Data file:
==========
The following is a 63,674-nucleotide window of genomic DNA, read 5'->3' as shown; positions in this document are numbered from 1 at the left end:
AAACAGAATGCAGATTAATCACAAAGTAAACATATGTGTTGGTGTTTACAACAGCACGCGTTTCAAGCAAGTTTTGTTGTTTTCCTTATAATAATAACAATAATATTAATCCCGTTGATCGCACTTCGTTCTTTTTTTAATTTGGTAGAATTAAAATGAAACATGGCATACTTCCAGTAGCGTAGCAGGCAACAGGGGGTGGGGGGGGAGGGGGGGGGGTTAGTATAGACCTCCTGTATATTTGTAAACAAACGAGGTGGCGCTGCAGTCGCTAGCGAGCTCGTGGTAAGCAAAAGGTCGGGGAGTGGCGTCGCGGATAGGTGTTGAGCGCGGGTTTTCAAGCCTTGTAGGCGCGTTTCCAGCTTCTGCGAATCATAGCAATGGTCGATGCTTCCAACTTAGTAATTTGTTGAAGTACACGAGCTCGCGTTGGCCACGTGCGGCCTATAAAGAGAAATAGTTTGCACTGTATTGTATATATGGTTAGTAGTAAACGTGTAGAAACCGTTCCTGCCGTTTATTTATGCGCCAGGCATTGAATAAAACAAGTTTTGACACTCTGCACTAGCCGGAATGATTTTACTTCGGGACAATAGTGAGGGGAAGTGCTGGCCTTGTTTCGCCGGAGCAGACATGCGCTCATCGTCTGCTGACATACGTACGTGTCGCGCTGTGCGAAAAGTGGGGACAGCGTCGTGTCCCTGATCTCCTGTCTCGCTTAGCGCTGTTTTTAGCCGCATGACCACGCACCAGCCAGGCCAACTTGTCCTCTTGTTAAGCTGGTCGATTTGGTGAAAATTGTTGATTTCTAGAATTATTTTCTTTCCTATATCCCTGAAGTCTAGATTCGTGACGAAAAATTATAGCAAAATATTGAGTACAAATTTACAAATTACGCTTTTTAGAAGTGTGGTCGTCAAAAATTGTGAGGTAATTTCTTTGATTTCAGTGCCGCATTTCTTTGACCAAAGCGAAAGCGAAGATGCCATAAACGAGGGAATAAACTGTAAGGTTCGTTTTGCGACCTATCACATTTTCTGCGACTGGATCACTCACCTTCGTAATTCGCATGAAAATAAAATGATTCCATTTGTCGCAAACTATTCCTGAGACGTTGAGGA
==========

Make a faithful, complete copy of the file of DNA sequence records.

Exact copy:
The following is a 63,674-nucleotide window of genomic DNA, read 5'->3' as shown; positions in this document are numbered from 1 at the left end:
AAACAGAATGCAGATTAATCACAAAGTAAACATATGTGTTGGTGTTTACAACAGCACGCGTTTCAAGCAAGTTTTGTTGTTTTCCTTATAATAATAACAATAATATTAATCCCGTTGATCGCACTTCGTTCTTTTTTTAATTTGGTAGAATTAAAATGAAACATGGCATACTTCCAGTAGCGTAGCAGGCAACAGGGGGTGGGGGGGGAGGGGGGGGGGTTAGTATAGACCTCCTGTATATTTGTAAACAAACGAGGTGGCGCTGCAGTCGCTAGCGAGCTCGTGGTAAGCAAAAGGTCGGGGAGTGGCGTCGCGGATAGGTGTTGAGCGCGGGTTTTCAAGCCTTGTAGGCGCGTTTCCAGCTTCTGCGAATCATAGCAATGGTCGATGCTTCCAACTTAGTAATTTGTTGAAGTACACGAGCTCGCGTTGGCCACGTGCGGCCTATAAAGAGAAATAGTTTGCACTGTATTGTATATATGGTTAGTAGTAAACGTGTAGAAACCGTTCCTGCCGTTTATTTATGCGCCAGGCATTGAATAAAACAAGTTTTGACACTCTGCACTAGCCGGAATGATTTTACTTCGGGACAATAGTGAGGGGAAGTGCTGGCCTTGTTTCGCCGGAGCAGACATGCGCTCATCGTCTGCTGACATACGTACGTGTCGCGCTGTGCGAAAAGTGGGGACAGCGTCGTGTCCCTGATCTCCTGTCTCGCTTAGCGCTGTTTTTAGCCGCATGACCACGCACCAGCCAGGCCAACTTGTCCTCTTGTTAAGCTGGTCGATTTGGTGAAAATTGTTGATTTCTAGAATTATTTTCTTTCCTATATCCCTGAAGTCTAGATTCGTGACGAAAAATTATAGCAAAATATTGAGTACAAATTTACAAATTACGCTTTTTAGAAGTGTGGTCGTCAAAAATTGTGAGGTAATTTCTTTGATTTCAGTGCCGCATTTCTTTGACCAAAGCGAAAGCGAAGATGCCATAAACGAGGGAATAAACTGTAAGGTTCGTTTTGCGACCTATCACATTTTCTGCGACTGGATCACTCACCTTCGTAATTCGCATGAAAATAAAATGATTCCATTTGTCGCAAACTATTCCTGAGACGTTGAGGA